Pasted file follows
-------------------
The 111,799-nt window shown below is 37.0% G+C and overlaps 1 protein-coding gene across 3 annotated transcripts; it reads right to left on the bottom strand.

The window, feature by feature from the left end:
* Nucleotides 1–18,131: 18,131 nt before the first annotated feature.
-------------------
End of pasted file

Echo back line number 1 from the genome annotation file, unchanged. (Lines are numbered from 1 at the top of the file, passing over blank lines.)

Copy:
The 111,799-nt window shown below is 37.0% G+C and overlaps 1 protein-coding gene across 3 annotated transcripts; it reads right to left on the bottom strand.